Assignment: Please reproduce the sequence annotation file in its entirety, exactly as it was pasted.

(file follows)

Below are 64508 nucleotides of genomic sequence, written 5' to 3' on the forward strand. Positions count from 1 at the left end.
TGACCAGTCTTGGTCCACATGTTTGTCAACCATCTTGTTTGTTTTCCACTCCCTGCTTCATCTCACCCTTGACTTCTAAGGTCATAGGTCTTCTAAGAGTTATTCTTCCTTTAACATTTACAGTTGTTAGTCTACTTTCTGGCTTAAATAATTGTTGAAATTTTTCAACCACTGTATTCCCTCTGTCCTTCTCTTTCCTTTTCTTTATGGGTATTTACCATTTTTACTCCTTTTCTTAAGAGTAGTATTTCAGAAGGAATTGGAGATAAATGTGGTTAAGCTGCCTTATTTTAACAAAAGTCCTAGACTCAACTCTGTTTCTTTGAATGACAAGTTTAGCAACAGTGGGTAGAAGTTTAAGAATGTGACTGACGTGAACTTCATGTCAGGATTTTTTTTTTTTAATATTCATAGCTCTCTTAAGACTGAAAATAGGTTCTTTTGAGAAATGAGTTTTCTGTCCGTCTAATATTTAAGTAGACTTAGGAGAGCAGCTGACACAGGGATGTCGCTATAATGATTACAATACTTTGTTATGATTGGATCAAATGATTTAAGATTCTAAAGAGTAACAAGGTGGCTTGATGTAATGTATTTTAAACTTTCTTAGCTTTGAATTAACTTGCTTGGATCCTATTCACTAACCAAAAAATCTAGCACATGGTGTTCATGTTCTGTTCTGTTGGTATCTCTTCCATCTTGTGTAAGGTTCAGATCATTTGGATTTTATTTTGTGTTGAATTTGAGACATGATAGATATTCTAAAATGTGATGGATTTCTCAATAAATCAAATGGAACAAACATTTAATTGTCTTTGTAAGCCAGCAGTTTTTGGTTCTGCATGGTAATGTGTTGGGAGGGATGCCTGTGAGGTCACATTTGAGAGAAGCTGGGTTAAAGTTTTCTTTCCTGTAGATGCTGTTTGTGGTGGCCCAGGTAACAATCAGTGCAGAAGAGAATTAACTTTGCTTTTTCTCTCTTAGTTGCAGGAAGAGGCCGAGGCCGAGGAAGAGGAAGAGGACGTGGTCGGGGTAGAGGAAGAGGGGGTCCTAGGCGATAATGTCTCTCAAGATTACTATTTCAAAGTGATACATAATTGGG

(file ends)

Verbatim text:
Below are 64508 nucleotides of genomic sequence, written 5' to 3' on the forward strand. Positions count from 1 at the left end.
TGACCAGTCTTGGTCCACATGTTTGTCAACCATCTTGTTTGTTTTCCACTCCCTGCTTCATCTCACCCTTGACTTCTAAGGTCATAGGTCTTCTAAGAGTTATTCTTCCTTTAACATTTACAGTTGTTAGTCTACTTTCTGGCTTAAATAATTGTTGAAATTTTTCAACCACTGTATTCCCTCTGTCCTTCTCTTTCCTTTTCTTTATGGGTATTTACCATTTTTACTCCTTTTCTTAAGAGTAGTATTTCAGAAGGAATTGGAGATAAATGTGGTTAAGCTGCCTTATTTTAACAAAAGTCCTAGACTCAACTCTGTTTCTTTGAATGACAAGTTTAGCAACAGTGGGTAGAAGTTTAAGAATGTGACTGACGTGAACTTCATGTCAGGATTTTTTTTTTTTAATATTCATAGCTCTCTTAAGACTGAAAATAGGTTCTTTTGAGAAATGAGTTTTCTGTCCGTCTAATATTTAAGTAGACTTAGGAGAGCAGCTGACACAGGGATGTCGCTATAATGATTACAATACTTTGTTATGATTGGATCAAATGATTTAAGATTCTAAAGAGTAACAAGGTGGCTTGATGTAATGTATTTTAAACTTTCTTAGCTTTGAATTAACTTGCTTGGATCCTATTCACTAACCAAAAAATCTAGCACATGGTGTTCATGTTCTGTTCTGTTGGTATCTCTTCCATCTTGTGTAAGGTTCAGATCATTTGGATTTTATTTTGTGTTGAATTTGAGACATGATAGATATTCTAAAATGTGATGGATTTCTCAATAAATCAAATGGAACAAACATTTAATTGTCTTTGTAAGCCAGCAGTTTTTGGTTCTGCATGGTAATGTGTTGGGAGGGATGCCTGTGAGGTCACATTTGAGAGAAGCTGGGTTAAAGTTTTCTTTCCTGTAGATGCTGTTTGTGGTGGCCCAGGTAACAATCAGTGCAGAAGAGAATTAACTTTGCTTTTTCTCTCTTAGTTGCAGGAAGAGGCCGAGGCCGAGGAAGAGGAAGAGGACGTGGTCGGGGTAGAGGAAGAGGGGGTCCTAGGCGATAATGTCTCTCAAGATTACTATTTCAAAGTGATACATAATTGGG